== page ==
What Do Designers Want You To Know?


At Mobius, we work with many freelancers, suppliers and other creative agencies to help your campaign come to life. Getting the brief right from the start can make a big difference to the end result and save everyone time and money in the long run.

In the first blog of this series, we ask some of our favourite designers what their top tips are for working with them.

Check out our second piece here.

Ciaran Walsh

I get so excited by sharing creative ideas with a client - it’s ultimately one of the many reasons that I absolutely love working as a designer. That moment where your expectations align and I know I’m making real the idea that my collaborators have in their head is thrilling. In my experience, the processes that can best deliver on this shared creative success are those that start with clearly defined structures of communication between the designer and the client. In practical terms this might mean much more time built into the process for feedback than you might expect. I always quote for a design project in "rounds" that give a client time to sit with drafts of an artwork before they give me their response and thoughts about how to move forward. I find this facilitates agency on both sides and ensures a happy working relationship that gives a solid structure in which good design can flourish.
Website www.ciwadesign.com
Instagram @_ciaran_walsh

Malcolm Reid (Dragonfly Design)

It’s hard to put a “visual feeling” into words, so making a moodboard of images that suit your mental picture is an easy way to give the designer a starting point. Doesn’t have to be fancy, just an A4 page with some screengrabs from the web.
LinkedIn Malcom Reid

Doug Kerr

There are a lot of things you can figure out together during the process, but a solid starting point before bringing a designer on board is to have a clear idea of what a successful outcome looks like to you and your audience. That doesn't mean a pre-conceived idea of what the finished design should look like (although that's not necessarily a bad thing if you are looking for something ultra-specific), but a sense of who is this for? what does it need to achieve? where and how will people encounter the design? what are your hard deadlines? A good designer will have lots of questions at the start of the project, so having a good foundation like this should help you to answer those questions and set up a solid base for working together from.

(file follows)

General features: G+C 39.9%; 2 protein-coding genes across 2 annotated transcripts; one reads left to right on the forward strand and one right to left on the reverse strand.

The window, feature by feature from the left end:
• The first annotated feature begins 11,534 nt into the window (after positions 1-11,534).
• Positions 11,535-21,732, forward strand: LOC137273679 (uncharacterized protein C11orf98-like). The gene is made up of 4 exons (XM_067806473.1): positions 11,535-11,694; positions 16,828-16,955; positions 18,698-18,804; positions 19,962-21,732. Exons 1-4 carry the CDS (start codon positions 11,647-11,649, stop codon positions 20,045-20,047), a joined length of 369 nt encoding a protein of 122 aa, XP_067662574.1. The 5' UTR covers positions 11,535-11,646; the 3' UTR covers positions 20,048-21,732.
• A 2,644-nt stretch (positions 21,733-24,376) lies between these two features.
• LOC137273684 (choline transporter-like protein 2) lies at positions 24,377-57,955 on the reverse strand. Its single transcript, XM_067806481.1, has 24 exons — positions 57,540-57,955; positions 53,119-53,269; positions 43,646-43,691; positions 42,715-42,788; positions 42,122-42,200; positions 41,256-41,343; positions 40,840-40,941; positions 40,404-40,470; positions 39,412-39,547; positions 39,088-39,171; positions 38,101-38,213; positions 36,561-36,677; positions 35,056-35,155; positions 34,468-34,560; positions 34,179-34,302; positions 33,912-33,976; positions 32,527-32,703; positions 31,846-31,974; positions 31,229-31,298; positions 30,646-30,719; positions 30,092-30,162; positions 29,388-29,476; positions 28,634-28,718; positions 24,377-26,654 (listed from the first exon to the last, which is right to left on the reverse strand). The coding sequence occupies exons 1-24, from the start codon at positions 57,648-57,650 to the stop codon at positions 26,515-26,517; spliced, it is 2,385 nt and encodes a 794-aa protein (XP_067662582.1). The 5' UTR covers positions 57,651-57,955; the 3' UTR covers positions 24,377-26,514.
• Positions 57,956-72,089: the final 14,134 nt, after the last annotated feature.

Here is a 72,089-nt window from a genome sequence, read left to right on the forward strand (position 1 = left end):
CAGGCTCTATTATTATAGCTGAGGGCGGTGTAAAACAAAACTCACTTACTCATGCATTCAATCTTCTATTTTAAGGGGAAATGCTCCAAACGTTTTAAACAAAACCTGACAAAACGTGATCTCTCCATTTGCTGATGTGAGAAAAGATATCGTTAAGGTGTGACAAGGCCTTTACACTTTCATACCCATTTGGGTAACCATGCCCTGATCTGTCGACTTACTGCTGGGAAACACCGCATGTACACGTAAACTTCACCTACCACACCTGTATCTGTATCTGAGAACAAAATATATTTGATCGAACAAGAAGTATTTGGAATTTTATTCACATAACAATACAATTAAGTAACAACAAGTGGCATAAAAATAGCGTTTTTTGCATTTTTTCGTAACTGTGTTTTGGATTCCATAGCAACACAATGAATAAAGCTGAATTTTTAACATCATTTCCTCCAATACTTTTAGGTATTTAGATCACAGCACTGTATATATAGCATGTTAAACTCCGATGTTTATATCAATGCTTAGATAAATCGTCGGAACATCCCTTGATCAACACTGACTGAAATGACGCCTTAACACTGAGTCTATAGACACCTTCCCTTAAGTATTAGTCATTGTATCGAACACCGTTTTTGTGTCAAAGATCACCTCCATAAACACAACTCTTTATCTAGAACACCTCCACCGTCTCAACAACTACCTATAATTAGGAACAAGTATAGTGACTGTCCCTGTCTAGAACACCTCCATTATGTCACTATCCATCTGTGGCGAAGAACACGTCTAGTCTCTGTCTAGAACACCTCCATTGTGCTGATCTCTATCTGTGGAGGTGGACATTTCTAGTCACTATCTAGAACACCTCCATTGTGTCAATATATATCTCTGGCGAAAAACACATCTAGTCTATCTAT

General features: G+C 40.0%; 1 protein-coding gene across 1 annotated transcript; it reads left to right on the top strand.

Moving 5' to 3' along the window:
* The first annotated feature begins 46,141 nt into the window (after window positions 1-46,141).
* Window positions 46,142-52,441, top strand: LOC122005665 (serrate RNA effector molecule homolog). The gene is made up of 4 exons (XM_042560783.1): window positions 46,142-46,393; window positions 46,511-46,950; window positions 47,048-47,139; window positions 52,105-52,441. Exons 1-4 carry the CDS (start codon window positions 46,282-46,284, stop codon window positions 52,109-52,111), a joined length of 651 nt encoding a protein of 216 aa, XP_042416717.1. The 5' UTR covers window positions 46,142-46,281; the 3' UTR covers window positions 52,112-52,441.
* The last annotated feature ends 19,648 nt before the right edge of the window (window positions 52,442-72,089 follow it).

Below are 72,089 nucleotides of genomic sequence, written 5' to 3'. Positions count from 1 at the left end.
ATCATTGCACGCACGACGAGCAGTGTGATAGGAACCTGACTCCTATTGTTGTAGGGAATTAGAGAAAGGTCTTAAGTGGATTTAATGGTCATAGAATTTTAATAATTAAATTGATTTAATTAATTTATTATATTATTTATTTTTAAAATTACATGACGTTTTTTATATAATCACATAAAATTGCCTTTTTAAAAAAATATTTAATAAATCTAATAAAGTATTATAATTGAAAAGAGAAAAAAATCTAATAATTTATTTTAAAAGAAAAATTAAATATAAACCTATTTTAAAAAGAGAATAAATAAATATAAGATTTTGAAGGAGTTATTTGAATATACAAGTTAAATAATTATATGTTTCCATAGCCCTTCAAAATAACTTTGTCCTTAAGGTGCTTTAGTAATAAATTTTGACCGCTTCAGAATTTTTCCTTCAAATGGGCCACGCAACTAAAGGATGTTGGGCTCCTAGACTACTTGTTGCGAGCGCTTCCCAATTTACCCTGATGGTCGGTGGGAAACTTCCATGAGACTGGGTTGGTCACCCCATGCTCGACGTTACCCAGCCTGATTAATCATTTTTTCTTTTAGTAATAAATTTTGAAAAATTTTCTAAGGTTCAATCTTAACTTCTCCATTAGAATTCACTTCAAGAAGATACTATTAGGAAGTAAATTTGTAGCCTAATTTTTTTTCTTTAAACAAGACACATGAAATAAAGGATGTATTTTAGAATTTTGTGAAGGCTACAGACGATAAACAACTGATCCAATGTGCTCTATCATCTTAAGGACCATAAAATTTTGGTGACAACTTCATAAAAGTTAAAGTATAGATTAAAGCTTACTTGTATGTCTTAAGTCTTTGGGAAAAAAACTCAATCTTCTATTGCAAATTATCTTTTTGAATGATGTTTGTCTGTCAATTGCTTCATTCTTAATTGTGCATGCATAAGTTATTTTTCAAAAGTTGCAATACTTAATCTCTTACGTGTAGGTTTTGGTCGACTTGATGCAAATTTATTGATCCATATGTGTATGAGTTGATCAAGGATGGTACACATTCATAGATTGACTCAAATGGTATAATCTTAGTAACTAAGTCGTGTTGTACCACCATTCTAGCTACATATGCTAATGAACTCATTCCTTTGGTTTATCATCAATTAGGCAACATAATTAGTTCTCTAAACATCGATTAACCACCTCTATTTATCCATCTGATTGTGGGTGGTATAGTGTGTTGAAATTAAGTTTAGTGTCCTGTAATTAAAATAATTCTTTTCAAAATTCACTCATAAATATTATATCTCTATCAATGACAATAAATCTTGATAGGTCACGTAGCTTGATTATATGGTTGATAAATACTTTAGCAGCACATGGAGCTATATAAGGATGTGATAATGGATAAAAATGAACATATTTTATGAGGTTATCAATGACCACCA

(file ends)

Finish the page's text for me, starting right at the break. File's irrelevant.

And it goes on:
Website http://studiodoug.co/ 
LinkedIn Doug Kerr

Bryan Holdsworth

You know all about your project. As a designer, I know about visual communication. But I don't know about your project, so a comprehensive brief from you is essential - sharing as much information as you can. More is better when providing background information. Less is better when it comes to actually executing the design.
Working closely with a specialist marketing agency like Mobius is ideal for both me as a designer and for you a project organiser. Their expertise is beneficial for identifying a project's audience, developing a targeted design and providing appropriate marketing design resources.
Website https://bryanholdsworth.com/design

Eiben O'Connor

Remember that even though we seem to have superpowers, we can't read minds. So be descriptive, even if it's descriptions about what you definitely don't want to see, that is still very useful!
But descriptions and specifics about what you want - as much as it seems obvious - is the most important thing you can provide.
LinkedIn Eiben O'Conner

If you've got a project coming up that needs some new artwork, a brand refresh or even just some new formats of tried and tested designs please do get in touch. We're always keen to create connections between clients and designers. 

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